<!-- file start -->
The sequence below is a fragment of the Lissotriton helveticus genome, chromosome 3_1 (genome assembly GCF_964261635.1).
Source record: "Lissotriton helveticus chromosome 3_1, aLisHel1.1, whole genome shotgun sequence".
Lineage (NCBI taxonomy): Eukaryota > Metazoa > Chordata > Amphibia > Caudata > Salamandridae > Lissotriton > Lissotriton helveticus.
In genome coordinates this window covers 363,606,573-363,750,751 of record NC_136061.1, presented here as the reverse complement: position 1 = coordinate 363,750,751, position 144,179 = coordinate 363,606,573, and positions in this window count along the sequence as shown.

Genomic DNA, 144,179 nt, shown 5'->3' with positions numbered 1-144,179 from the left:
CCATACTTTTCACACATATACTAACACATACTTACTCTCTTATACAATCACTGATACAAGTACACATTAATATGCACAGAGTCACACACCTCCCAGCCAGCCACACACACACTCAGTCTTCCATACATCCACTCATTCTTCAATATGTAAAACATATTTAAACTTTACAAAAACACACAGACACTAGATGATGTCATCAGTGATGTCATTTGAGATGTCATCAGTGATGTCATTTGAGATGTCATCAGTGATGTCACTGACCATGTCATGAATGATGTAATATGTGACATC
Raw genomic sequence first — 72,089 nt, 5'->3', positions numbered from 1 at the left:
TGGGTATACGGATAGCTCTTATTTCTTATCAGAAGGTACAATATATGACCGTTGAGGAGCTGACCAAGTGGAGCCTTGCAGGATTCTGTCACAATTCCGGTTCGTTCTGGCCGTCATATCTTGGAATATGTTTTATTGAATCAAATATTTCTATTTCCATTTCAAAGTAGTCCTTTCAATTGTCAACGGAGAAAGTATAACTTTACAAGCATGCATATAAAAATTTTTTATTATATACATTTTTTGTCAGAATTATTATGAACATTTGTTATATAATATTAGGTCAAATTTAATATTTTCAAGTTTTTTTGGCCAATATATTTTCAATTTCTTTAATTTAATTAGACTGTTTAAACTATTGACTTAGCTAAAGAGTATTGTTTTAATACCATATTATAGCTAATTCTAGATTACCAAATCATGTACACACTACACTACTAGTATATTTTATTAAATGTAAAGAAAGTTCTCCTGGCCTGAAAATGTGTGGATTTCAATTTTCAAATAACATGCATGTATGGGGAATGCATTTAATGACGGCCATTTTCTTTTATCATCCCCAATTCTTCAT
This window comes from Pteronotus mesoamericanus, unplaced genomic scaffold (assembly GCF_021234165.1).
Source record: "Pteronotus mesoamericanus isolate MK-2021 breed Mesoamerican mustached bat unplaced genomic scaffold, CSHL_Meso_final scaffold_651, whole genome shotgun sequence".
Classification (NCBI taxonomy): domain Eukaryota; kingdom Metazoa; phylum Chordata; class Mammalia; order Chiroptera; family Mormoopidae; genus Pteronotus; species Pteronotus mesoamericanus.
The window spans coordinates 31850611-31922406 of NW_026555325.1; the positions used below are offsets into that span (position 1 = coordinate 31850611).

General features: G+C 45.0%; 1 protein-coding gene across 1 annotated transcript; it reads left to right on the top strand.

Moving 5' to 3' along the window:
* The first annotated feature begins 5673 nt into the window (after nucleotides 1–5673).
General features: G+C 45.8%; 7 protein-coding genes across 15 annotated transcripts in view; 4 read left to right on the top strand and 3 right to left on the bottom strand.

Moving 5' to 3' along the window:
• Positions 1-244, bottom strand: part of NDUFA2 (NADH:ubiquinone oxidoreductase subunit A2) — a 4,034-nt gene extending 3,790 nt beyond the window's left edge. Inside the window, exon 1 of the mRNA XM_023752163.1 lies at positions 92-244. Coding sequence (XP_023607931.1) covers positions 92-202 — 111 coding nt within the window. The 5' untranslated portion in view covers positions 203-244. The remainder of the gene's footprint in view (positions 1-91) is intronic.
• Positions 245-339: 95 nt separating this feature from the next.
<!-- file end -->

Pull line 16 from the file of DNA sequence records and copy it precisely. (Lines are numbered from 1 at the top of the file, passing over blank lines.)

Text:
General features: G+C 45.8%; 7 protein-coding genes across 15 annotated transcripts in view; 4 read left to right on the top strand and 3 right to left on the bottom strand.